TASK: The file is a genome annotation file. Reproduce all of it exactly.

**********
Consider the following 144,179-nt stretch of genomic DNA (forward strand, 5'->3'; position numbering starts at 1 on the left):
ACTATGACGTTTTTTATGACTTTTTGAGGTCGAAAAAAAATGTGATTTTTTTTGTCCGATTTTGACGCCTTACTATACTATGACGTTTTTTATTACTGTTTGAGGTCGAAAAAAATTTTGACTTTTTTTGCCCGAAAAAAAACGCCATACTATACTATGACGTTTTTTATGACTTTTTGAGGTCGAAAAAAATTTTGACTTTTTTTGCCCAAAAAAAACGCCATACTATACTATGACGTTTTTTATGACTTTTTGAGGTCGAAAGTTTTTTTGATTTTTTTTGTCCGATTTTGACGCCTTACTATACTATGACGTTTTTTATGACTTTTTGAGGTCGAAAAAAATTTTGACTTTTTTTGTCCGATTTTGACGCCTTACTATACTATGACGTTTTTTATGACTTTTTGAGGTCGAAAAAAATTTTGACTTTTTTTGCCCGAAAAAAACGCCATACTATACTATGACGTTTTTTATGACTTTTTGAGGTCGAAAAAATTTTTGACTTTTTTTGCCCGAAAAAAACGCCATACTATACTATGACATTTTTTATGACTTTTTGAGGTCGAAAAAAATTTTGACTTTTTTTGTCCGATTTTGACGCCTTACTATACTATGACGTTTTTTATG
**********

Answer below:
Consider the following 144,179-nt stretch of genomic DNA (forward strand, 5'->3'; position numbering starts at 1 on the left):
ACTATGACGTTTTTTATGACTTTTTGAGGTCGAAAAAAAATGTGATTTTTTTTGTCCGATTTTGACGCCTTACTATACTATGACGTTTTTTATTACTGTTTGAGGTCGAAAAAAATTTTGACTTTTTTTGCCCGAAAAAAAACGCCATACTATACTATGACGTTTTTTATGACTTTTTGAGGTCGAAAAAAATTTTGACTTTTTTTGCCCAAAAAAAACGCCATACTATACTATGACGTTTTTTATGACTTTTTGAGGTCGAAAGTTTTTTTGATTTTTTTTGTCCGATTTTGACGCCTTACTATACTATGACGTTTTTTATGACTTTTTGAGGTCGAAAAAAATTTTGACTTTTTTTGTCCGATTTTGACGCCTTACTATACTATGACGTTTTTTATGACTTTTTGAGGTCGAAAAAAATTTTGACTTTTTTTGCCCGAAAAAAACGCCATACTATACTATGACGTTTTTTATGACTTTTTGAGGTCGAAAAAATTTTTGACTTTTTTTGCCCGAAAAAAACGCCATACTATACTATGACATTTTTTATGACTTTTTGAGGTCGAAAAAAATTTTGACTTTTTTTGTCCGATTTTGACGCCTTACTATACTATGACGTTTTTTATG